Would he have described African drawing as "grappling with perspective and often struggling with the human form while these European artists were making magnificent lifelike sculptures"? The series had several cringeworthy moments where the host takes on the role of cheerleader.


The Great Zimbabwe, mortarless stone walls as high as 36 feet (11m), seen from above

PBS's Africa's Great Civilizations clip from episode 4 (about minute 25) :

Associate ProfessorEdmund Akaba, University of Miami : It tells us that Africans were building cities in the 13th century and 14th century and 15th century contrary to this notion that Africa is, to some people, it's a place where there are animals and you have a couple of villages. But it shows that there was substantial technological and architectural development and that all these exploits were the work of Africans. 
Matenga : There is the debate about what is a civilization. Civilization has been rather sort of wrongly defined as the ability to write, leave text. I believe, in its own way, this place is a text.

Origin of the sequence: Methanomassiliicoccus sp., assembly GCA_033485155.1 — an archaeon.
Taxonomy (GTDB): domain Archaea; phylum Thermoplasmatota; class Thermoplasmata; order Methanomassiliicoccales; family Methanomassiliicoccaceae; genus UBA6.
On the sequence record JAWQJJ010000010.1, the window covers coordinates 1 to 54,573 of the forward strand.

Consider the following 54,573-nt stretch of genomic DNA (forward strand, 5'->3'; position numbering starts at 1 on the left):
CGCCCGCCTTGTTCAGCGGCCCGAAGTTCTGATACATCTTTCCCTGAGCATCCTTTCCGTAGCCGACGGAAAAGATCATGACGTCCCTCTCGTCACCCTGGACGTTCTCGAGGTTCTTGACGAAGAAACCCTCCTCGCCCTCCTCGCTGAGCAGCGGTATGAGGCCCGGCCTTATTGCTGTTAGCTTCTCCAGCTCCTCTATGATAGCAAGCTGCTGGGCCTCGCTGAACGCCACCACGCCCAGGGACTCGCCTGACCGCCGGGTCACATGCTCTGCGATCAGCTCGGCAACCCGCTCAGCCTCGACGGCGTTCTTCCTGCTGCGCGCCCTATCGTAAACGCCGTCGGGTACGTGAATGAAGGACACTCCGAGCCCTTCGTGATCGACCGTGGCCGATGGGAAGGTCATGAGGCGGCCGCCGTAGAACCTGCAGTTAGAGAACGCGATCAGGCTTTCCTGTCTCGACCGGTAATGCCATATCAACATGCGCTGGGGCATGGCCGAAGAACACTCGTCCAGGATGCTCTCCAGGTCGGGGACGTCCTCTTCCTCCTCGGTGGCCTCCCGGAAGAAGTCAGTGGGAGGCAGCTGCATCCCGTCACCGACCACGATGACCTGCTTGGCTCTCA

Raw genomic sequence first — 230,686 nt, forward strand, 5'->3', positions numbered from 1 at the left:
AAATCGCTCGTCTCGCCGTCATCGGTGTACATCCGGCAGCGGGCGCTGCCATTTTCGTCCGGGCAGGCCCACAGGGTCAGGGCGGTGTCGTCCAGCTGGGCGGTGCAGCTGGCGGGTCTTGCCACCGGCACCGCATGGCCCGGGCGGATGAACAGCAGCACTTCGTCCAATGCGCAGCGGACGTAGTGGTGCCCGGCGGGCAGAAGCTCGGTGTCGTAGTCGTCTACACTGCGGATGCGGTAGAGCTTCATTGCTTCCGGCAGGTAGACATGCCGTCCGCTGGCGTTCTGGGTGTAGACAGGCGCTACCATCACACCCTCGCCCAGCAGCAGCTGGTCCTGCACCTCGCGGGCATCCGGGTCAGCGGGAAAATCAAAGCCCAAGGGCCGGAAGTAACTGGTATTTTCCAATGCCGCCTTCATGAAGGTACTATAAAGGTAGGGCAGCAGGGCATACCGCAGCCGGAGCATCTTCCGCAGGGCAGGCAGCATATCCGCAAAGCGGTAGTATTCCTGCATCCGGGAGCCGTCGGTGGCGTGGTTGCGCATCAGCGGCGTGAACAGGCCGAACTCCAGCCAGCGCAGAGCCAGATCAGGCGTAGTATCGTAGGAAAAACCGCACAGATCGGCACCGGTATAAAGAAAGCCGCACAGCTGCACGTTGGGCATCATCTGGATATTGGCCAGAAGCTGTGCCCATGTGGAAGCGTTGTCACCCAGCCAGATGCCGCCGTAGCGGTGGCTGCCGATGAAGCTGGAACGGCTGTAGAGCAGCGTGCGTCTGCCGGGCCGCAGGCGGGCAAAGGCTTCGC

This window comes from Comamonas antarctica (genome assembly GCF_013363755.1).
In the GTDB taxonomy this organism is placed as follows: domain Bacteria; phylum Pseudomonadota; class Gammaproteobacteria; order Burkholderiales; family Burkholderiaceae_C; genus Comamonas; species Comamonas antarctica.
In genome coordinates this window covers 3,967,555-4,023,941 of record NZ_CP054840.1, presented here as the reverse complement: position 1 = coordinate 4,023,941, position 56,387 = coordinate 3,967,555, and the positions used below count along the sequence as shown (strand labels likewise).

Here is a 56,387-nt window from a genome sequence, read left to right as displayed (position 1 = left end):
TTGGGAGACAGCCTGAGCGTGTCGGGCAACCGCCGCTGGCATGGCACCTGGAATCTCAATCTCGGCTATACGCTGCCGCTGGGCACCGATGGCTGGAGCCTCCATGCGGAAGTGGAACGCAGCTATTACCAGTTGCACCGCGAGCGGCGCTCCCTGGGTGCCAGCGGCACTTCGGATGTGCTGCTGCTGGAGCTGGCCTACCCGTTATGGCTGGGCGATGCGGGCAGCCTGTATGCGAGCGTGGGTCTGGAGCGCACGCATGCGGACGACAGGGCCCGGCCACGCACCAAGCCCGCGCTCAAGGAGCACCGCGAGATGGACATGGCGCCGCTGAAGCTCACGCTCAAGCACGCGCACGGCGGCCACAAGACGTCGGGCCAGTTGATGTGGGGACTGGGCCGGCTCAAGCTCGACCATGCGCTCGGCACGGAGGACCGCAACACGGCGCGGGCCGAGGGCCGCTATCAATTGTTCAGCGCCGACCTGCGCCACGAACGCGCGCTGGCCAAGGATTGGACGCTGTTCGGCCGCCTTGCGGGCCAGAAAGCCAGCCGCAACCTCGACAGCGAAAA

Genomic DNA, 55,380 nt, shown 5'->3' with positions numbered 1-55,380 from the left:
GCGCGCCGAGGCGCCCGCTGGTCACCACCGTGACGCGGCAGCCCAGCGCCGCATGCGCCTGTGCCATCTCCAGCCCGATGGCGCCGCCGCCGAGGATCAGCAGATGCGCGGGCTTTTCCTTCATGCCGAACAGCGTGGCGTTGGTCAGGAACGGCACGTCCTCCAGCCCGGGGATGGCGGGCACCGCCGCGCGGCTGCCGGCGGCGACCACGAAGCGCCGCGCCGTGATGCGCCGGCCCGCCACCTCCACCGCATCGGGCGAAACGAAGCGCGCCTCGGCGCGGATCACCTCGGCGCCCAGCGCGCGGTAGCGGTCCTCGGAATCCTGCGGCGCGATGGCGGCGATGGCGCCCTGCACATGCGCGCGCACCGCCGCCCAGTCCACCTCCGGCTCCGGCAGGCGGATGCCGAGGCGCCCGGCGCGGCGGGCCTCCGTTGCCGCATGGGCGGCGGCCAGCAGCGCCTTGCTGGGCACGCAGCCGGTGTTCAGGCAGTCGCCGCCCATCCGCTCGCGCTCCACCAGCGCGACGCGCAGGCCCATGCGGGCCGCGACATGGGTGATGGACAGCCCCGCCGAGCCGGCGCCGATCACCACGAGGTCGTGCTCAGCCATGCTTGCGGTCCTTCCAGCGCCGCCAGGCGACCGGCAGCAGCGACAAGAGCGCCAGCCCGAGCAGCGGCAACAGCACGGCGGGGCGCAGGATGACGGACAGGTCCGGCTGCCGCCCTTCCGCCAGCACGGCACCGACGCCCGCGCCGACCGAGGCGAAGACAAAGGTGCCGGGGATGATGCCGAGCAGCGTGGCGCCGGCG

Henry Louis Gates (host) : It is a text. (his voice rising)
Matenga : It is a text because a text is about communicating messages.
Henry Louis Gates (host) : mm-hmm
Matenga : So, this is a medium through which you can communicate messages.
Henry Louis Gates (host) : This is a sublime manifestation of the human spirit.
Matenga : Absolutely.

I agree that defining civilization as the ability to write is a wrong definition. Although I am unclear as to why he calls it a wrong definition and then wants to use that definition.

I always thought Civilization is the ability to build a city - to be able to sustain a place with a general civilness beyond kith & kin and beyond a population size where people can all know each other.

Congratulations! Africans built cities. He mentions other African cities and one had 15,000 people and another 20,000. For some reason, unlike the comparison with European artists above, he didn't draw a comparison to the progress of other places at the same time : Paris, France had a population of over 200,000 in 1300. Venice over 100,000, Beijing, China 400,000

"I believe, in its own way, this place is a text."

WTF. and then the host responds "It is a text." WTF.  Just WTF.  So a dog peeing on a tree is sending a message. In it's own way, urine is a text. I look forward to his next documentary series : "Great Civilizations of Dogs"

Writing is about knowledge. Being able to pass on the knowledge of thousands and thousands of people over thousands of years helps to build and keep a civilization.  A written language is not a prerequisite to civilization but I would suggest it is close. I would even suggest that it probably is a prerequisite for a modern civilization. Did a lack of written language prevent societies from expanding and sustaining? I suspect so.